Town Hall Meetings Are Hard – But Politicians Should Do Them

In my 13 years in the Legislature I probably hosted over a hundred town hall meetings all over the 48th district. Sometimes they were cavernously empty. Sometimes they were like what former Rep. Israel describes below – raucous. Sometimes this was organic, like the time my Republican seatmate Rodney Tom and I hosted a joint appearance during the recounts of the hotly contested 2004 gubernatorial election. Sometimes they were more like AstroTurf, with organized groups of constituents (or non-constituents) trying to turn the meeting into a rally for whatever point they were trying to make.

An angry constituent at a town hall meeting held by Steve Israel in 2009. Credit Pablo Corradi/Newsday

New York Times: My Night in Town Hall Hell By STEVE ISRAEL

I loved them either way. You got to hear what people cared about, and they got to see if you were listening. They also got to see if you had done any of the actual work of representing the district. Did you understand the issue? Had you thought about it enough to have an opinion about what ought to happen? Could you talk cogently about both sides of an issue and explain how you got to your position?

Town Hall meetings are a staple of American democracy for just that reason. You represent people. They have a right to tell you what they think, even, or perhaps especially if you don’t agree with them. Sometimes they just want to yell at you. I never felt physically threatened.

My favorite was one I didn’t even attend. I watched Congressman Brian Baird (on TVW) stand on a stage in front of hundreds of angry constituents who were upset about his vote on one of our interminable wars in the middle east or Afghanistan. He had a position, and the people in the crowd didn’t like it. He took questions for hours until the crowd ran out of talk. It was hard. I didn’t agree with him either, but I respected the hell out of him for standing up for what he thought was the right decision.

Doing staged events like the telephone town halls isn’t the same. We did those sometime. They reach more people. We would get thousands listening in. After the first one we did I remember thinking how easy the questions had been and saying something to the staff who were handling the calls. The person running it looked at me like I was out of touch and told me she had screened out the “frequent flyers” with crazy questions. It’s easy to do – there are more questions than there is time and nobody can tell you’re doing it. We tried to be more balanced in the questions we took in later ones, but I’d be astounded if politicians do that in general.

Town hall meetings are important. Talking to, and with your representatives at all levels of government about what you want is the only way you’re going to get anything close to it.

Follow-up from Telephone Town Hall – Foster Care and 520 Bridge Schedule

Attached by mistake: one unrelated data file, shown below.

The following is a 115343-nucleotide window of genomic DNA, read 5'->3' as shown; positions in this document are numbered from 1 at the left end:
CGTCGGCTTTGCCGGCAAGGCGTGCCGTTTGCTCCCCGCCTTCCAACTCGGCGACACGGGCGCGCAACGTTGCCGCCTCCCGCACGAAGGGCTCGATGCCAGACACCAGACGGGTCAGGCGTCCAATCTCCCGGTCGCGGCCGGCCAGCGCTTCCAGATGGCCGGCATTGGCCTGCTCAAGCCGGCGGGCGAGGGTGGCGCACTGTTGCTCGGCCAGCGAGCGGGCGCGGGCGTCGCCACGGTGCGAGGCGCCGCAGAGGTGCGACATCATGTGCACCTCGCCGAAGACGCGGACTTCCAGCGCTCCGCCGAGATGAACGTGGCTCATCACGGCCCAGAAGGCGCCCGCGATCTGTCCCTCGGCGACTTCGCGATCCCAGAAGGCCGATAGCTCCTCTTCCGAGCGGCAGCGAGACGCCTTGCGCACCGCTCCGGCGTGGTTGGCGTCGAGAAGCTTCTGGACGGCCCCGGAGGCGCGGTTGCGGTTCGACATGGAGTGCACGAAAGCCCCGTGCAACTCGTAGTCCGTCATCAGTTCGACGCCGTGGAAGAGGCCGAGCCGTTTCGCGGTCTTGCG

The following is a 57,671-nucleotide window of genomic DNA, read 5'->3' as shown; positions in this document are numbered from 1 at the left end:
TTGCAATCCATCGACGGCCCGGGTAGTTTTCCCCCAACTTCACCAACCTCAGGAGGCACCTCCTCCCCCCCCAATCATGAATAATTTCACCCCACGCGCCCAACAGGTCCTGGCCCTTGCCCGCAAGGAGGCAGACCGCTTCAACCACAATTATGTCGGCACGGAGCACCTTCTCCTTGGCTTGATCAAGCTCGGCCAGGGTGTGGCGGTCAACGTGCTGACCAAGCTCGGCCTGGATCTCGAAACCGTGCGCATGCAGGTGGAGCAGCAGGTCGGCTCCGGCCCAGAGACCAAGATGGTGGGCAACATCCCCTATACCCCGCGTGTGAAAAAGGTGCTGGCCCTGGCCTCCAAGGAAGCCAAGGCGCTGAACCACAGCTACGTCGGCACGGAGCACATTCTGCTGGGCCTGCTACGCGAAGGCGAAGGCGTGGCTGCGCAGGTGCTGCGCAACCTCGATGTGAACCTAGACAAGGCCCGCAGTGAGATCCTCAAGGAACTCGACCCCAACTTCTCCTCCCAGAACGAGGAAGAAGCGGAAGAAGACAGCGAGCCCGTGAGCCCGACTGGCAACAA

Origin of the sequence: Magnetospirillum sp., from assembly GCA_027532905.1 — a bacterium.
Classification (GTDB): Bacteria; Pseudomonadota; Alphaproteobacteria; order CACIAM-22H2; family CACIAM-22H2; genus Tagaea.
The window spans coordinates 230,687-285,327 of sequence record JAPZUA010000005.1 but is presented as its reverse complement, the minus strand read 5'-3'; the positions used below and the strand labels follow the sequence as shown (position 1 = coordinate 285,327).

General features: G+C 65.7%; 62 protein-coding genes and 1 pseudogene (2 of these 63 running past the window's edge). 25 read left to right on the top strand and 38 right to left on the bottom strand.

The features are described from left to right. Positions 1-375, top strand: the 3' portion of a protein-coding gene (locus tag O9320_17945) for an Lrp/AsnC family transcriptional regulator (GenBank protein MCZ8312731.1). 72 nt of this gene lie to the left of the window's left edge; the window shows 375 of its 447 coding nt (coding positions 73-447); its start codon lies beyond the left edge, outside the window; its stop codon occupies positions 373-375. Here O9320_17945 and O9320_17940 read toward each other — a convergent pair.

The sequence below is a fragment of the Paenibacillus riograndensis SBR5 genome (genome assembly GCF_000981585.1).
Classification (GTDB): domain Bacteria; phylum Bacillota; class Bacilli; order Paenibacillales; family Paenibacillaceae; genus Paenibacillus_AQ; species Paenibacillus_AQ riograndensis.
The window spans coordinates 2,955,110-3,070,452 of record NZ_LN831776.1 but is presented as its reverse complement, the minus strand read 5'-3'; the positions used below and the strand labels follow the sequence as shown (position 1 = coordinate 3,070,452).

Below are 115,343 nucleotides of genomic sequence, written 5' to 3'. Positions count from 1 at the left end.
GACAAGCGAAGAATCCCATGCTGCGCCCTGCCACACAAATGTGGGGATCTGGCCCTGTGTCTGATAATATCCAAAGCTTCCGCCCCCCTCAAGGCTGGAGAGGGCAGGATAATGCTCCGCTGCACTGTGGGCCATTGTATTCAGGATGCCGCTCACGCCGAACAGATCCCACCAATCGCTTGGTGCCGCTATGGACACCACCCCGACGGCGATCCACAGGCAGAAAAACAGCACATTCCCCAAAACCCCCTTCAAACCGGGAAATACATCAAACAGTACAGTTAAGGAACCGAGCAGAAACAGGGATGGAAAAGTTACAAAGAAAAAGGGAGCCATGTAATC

Thanks for the 4000-5000 folks who listened to a segment of our telephone town hall last week. There were a lot of questions asked. If you have an extra hour and want to listen to the recording of the questions I answered here it is. I said I’d answer questions left on voicemail at the end, and we had the following two that we didn’t get to:

520 – When will Construction End? (Ever?)

According to the WSDOT website, the Eastside portion (405 to the lake in Medina) of the project will be finished in the summer of 2014. I think this means that “Cars will be able to drive on it, and most major construction will be done.” I expect there to be some finishing work afterwards, but the major construction should be finished.

Continue reading “Follow-up from Telephone Town Hall – Foster Care and 520 Bridge Schedule”

48th Legislative District Town Hall Meeting set for Jan. 4

Sen. Rodney Tom will join Rep. Ross Hunter and Rep. Deb Eddy in a town hall meeting Wednesday, Jan. 4, to discuss the 2012 legislative session.

The 48th District lawmakers will solicit constituents’ concerns and priorities and answer questions from 6 p.m. to 8 p.m. in the council chamber room of Bellevue City Hall at 450 110th Ave. NW, Bellevue, WA 98009.


For more information, Michael Althauser, 360-786-7326

March 12 Town Hall

The 2011 legislative session is now halfway through. State Sen. Rodney Tom (D-Bellevue) and Reps. Ross Hunter (D-Medina) and Deb Eddy (D-Kirkland) invite Eastside residents to a Town Hall on Saturday, March 12 for an update and discussion on the budget and other legislation of interest.

When: Saturday, March 12 at 10:30 a.m.
Where: Redmond City Hall (15670 NE 85th Street)

For more information, contact Hunter’s Legislative Assistant Marilyn Pedersen at (360)786-7936.

Town Hall May 18 – 6pm Bellevue City Hall

Washington State Legislature
Sen. Rodney Tom, Rep. Ross Hunter and Rep. Deb Eddy

48th Legislative District


Eastside residents invited to May 18 town hall with local legislators

May 5, 2010

State Sen. Rodney Tom (D-Bellevue) and Reps. Ross Hunter (D-Medina) and Deb Eddy (D-Kirkland) invite Eastside residents to a Town Hall on Tuesday, May 18 for a recap of the 2010 legislative session and a look ahead at upcoming work on the 520 project, education reform and more.

Residents are encouraged to come with questions or ideas about other issues of interest.

When: Tuesday, May 18 at 6 p.m.
Where: Bellevue City Hall (450 110th Ave. NE)

For more information, contact Rep. Hunter’s Legislative Assistant Marilyn Pedersen at (425) 453-3064 or

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Contacts:                  Sen. Rodney Tom – (360) 786-7694 or

Rep. Ross Hunter – (425) 453-3064 or

Rep. Deb Eddy – (360) 786-7848 or

Media Staff:           Jaime Smith – (360) 786-7631 or